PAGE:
Beethoven: What’s your fantasy? Not the same as minemain
Piano sonata no 13 ‘quasi una fantasia’, opus 27/1 (1801)
The opus number 27 contains one of Beethoven’s most enigmatic sonatas, followed his most evocative, the inimitable Moonlight.
What on earth was Beethoven getting at when he described the sonata as being ‘like a fantasy’? He left no explanation, and the repetitive nature of the opening passage, returning every four bars to E-flat major, is a significant deterrent for searchers of truth and beauty. The great British analyst Donald Tovey excused the composer by showing how the sonata ‘becomes formidable as it proceeds’, so Beethoven was maybe deceiving us with a prosaic beginning, but that thought begs more questions than it resolves. It’s as if he’s saying to the interpreter: I’m getting bored with this, you decide what it means.
There are multiple entrances to this maze. Arthur Schnabel in 1932 whispers his way in, treating the whole work as a personal confidence between the composer and himself. Wilhelm Backhaus (1952) drums out a metronomic tempo as if he were drilling young recruits. Friedrich Gulda (1953) embarks on an interior monologue of a kind we do not hear again until Glenn Gould practically rewrote the sonata to his personal predilections, singing the opening theme so loudly that the piano sounds almost like accompaniment. Even to the greatest of Gould fans, this performance runs close to an abomination.
If truth lies between the notes, Claudio Arrau (1960) is content to keep us waiting. He is sitting in a BBC studio with all the time in the world, knowing that no-one can go home until he has finished. As so often with Arrau, you really don’t want it to finish. Annie Fischer (1977) is unnaturally tentative; the surpassing authority of Emil Gilels (1980) is slightly undermined by the simplicity of his material. With Gilels, I often want to sing out loud.
So much is written about Rudolf Serkin that one easily forgets what a marvellous artist his son Peter turned into. After dropping out in the late 1960s and going to live in Mexico, Peter Serkin returned to play more or less as and when he pleased. He specialised in new works by mostly American composers but maintained a strong classical involvement and was among the first to record Beehtoven both on foretepiano and on a modern grand. He recorded this sonata for RCA in the year 2000 and gives it the refreshing insouciance of a man who has nothing to prove and is not interested in what people think. It’s a performance that has qualities of the young Gould and the mature Gilels, a truly potent blend.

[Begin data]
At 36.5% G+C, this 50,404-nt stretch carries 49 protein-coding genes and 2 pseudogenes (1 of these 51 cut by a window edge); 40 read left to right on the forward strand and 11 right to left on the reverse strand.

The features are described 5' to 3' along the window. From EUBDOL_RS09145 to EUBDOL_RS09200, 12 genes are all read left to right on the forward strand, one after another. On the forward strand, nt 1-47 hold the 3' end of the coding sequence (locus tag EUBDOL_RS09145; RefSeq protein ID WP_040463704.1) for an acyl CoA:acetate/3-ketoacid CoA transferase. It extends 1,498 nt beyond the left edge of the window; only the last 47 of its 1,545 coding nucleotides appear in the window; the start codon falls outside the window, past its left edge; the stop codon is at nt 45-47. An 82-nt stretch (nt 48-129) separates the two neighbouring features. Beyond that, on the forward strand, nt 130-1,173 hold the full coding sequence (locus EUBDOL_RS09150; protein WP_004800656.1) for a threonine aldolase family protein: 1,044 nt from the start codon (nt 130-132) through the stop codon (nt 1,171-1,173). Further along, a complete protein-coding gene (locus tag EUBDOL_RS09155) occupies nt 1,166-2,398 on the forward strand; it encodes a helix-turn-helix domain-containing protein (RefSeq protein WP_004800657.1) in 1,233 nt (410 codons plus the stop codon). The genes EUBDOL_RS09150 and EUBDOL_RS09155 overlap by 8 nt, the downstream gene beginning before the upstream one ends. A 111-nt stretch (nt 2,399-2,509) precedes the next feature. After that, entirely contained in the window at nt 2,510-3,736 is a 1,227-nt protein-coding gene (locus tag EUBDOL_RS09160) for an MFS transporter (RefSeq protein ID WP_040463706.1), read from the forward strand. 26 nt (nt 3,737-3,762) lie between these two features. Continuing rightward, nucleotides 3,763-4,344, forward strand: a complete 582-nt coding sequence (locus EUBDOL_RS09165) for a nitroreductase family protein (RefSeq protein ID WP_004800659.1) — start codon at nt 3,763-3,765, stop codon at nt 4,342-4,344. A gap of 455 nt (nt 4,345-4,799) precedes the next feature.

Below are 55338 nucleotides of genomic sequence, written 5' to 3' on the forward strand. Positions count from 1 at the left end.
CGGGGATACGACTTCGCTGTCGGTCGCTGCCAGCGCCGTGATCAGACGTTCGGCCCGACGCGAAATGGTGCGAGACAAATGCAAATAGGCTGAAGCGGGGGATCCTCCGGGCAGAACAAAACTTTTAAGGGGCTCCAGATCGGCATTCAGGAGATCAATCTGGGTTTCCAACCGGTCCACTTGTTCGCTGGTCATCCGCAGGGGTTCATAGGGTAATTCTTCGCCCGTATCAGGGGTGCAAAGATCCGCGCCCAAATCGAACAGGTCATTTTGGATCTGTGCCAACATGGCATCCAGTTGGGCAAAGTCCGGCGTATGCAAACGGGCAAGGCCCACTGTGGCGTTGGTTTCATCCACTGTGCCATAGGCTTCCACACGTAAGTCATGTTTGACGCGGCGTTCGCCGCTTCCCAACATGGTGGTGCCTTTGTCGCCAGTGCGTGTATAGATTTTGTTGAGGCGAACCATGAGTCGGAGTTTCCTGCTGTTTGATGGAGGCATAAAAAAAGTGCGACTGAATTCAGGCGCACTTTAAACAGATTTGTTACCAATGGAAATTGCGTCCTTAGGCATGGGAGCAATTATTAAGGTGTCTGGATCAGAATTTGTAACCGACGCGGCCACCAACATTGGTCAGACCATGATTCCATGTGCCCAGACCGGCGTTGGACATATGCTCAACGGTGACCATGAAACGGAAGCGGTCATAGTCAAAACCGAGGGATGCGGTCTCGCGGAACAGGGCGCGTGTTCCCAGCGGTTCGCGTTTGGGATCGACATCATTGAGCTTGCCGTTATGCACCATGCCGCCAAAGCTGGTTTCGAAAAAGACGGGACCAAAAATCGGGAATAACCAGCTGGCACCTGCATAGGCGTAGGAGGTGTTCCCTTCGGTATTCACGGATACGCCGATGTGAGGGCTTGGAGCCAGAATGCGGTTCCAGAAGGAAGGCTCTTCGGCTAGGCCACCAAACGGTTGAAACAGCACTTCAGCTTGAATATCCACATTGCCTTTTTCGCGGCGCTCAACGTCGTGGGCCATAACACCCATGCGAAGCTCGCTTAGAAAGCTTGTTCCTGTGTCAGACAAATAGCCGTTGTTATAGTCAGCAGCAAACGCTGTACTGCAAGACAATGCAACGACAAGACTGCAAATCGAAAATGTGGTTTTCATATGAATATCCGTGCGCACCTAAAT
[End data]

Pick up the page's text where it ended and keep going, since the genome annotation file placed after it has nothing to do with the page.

Jonathan Biss (2016), son of the outstanding violinist Miriam Fried and grandson of the cellist Raya Garbousova, has similar blessings or burdens of musical ancestry. He tends to extremes in this concerto, cracking into the first presto at way over permitted speed limits, but you sense that he has demons to fight and vanquish before he can put this pesky sonata to bed. Igor Levit (2019) is, by comparison, prosaic. The Turkish pianist Fazil Say (2017) outdoes all others in the fidgetiness of his tempi; stick it out past the opening passages and rewards await. Say is a serious artist, even if he does not always sound that way on first introduction.
Put me up against a wall and press me for a final choice? Well, there is one that comes to mind.
In 1967, for the opening of the Queen Elizabeth Hall on London’s South Bank, Daniel Barenboim performed a cycle of Beethoven’s 32 piano sonatas and recorded them for EMI. It was a seminal year for the young pianist, still only 24. He was about to get married to the glorious Ebglish cellist, Jacqueline du Pre, a wedding solemnised in Israel just after the Six Day War. He was also beginning to make a parallel career as a conductor, with the English Chamber Orchestra and with some American ensembles. His life was just taking off, and the launchpad was the London cycle of Beethoven sonatas, placing him at the head of his generation.
Forty years later, when Barenboim returned to repeat the cycle, he was music director of the Staatsoper in Berlin and one of the most influential musical voices on the world stage, with frequent interventions in the Middle East deadlock and other political issues. In his second London cycle, in 2008, he sold out the huge Royal Festival Hall over the course of eight evenings and created a buzz the like of which London has seldom experienced for a sequence of piano sonatas. When the BBC asked if it could broadcast the recitals Barenboim refused, saying he did not want to give ammunition to the London critics who always took him to task for playing wrong notes. I suspect that this was an inelegant evasion: actually, he did not want the external dimension of broadcast and recording to intrude on his inner fantasy.
Among the 1967 EMI recordings, the 13th sonata is full of fantasy, taken at a fairly pedestrian pace and growing into a chase around the houses, leaving the listener in a state of uncertainty as to whether or not the whole sonata might collapse in a heap. That performance still leads the field for sheer élan, daring, devilment and decisiveness. Unformed as the pianist might be, he seems to have all the answers.
Four decades later, in a rare appearance on Decca, Barenboim is paradoxically less sure of himself, more hesitant in the opening touches, almost struggling to define differences between the persistent repetitions. Yet the more I listen the more I appreciate the mature self-doubt to the youthful cockiness, the recognition that not everything is as easy at it seems on first sight. This is a reading to treasure, a testament to the things we learn in the course of a long public life. Beyond fantasy, it finds fulfilment.